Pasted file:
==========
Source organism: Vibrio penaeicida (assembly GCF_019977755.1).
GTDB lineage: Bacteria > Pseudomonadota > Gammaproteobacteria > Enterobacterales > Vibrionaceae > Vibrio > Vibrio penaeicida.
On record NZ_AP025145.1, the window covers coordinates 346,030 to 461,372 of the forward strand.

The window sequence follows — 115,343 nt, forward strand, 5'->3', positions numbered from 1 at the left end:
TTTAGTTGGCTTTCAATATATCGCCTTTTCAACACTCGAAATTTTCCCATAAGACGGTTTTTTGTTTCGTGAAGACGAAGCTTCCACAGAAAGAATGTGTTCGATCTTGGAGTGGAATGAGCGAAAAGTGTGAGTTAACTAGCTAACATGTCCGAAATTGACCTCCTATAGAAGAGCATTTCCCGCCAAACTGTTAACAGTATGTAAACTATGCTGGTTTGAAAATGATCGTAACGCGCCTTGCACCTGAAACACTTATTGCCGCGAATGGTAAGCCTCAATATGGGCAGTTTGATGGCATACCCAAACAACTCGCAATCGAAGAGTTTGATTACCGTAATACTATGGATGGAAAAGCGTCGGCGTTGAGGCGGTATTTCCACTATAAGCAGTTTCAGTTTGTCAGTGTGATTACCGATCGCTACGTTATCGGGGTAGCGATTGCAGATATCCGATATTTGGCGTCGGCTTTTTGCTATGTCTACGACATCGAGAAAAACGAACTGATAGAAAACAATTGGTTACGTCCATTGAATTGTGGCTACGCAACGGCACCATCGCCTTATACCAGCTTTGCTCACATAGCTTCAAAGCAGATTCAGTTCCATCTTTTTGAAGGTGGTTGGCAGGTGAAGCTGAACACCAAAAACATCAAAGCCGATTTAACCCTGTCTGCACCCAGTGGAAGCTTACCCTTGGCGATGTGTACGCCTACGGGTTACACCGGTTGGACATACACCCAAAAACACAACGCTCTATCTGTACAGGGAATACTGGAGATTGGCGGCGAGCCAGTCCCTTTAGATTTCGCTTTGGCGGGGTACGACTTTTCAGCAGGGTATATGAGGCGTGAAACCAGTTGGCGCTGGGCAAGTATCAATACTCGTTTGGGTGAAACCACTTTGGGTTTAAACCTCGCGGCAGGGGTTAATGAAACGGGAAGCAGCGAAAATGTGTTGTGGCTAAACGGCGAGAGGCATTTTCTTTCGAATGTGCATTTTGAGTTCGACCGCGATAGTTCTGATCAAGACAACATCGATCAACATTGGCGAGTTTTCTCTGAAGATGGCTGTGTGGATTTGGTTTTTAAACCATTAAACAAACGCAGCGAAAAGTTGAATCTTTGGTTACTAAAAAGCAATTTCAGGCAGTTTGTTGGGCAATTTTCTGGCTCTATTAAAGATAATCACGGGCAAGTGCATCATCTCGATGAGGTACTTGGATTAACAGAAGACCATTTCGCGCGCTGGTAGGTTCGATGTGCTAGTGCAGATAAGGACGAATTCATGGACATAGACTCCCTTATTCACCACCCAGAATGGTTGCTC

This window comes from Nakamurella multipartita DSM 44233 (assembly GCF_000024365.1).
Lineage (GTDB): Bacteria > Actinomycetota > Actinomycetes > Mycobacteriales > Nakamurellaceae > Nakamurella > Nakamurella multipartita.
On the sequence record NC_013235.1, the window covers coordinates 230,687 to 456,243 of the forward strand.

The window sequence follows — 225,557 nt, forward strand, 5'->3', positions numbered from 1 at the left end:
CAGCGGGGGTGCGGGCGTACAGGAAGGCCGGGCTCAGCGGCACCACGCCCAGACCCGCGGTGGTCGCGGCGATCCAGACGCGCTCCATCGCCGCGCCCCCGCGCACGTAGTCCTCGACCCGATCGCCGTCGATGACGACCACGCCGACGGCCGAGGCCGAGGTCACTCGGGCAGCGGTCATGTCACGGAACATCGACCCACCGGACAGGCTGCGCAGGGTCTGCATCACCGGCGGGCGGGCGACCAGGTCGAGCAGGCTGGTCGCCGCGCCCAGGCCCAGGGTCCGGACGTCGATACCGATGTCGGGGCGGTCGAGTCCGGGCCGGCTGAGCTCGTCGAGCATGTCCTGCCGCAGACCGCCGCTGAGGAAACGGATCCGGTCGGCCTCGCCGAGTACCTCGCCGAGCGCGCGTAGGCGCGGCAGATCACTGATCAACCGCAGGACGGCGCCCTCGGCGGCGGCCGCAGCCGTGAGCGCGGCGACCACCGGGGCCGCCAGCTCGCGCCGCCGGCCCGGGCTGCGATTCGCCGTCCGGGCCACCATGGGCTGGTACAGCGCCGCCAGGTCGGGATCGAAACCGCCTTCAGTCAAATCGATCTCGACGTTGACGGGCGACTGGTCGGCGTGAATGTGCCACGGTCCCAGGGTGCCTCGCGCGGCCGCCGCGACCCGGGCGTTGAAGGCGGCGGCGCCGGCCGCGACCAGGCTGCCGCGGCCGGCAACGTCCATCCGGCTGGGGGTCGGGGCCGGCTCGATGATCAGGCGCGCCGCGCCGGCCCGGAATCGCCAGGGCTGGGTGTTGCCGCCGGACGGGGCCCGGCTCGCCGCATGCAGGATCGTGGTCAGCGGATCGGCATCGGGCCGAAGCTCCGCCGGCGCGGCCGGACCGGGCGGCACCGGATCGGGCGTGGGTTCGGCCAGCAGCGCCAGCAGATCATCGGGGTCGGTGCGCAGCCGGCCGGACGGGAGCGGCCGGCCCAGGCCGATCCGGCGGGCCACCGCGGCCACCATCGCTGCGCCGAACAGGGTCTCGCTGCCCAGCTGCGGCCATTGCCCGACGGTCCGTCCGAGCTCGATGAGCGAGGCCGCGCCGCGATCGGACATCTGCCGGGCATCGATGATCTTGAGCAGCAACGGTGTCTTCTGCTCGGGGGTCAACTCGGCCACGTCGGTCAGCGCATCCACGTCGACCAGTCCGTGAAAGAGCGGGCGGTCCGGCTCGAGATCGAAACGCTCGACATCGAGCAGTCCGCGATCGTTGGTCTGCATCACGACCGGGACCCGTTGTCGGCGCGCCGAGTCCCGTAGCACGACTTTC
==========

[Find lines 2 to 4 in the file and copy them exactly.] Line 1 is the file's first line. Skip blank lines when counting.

GTDB lineage: Bacteria > Pseudomonadota > Gammaproteobacteria > Enterobacterales > Vibrionaceae > Vibrio > Vibrio penaeicida.
On record NZ_AP025145.1, the window covers coordinates 346,030 to 461,372 of the forward strand.

The window sequence follows — 115,343 nt, forward strand, 5'->3', positions numbered from 1 at the left end: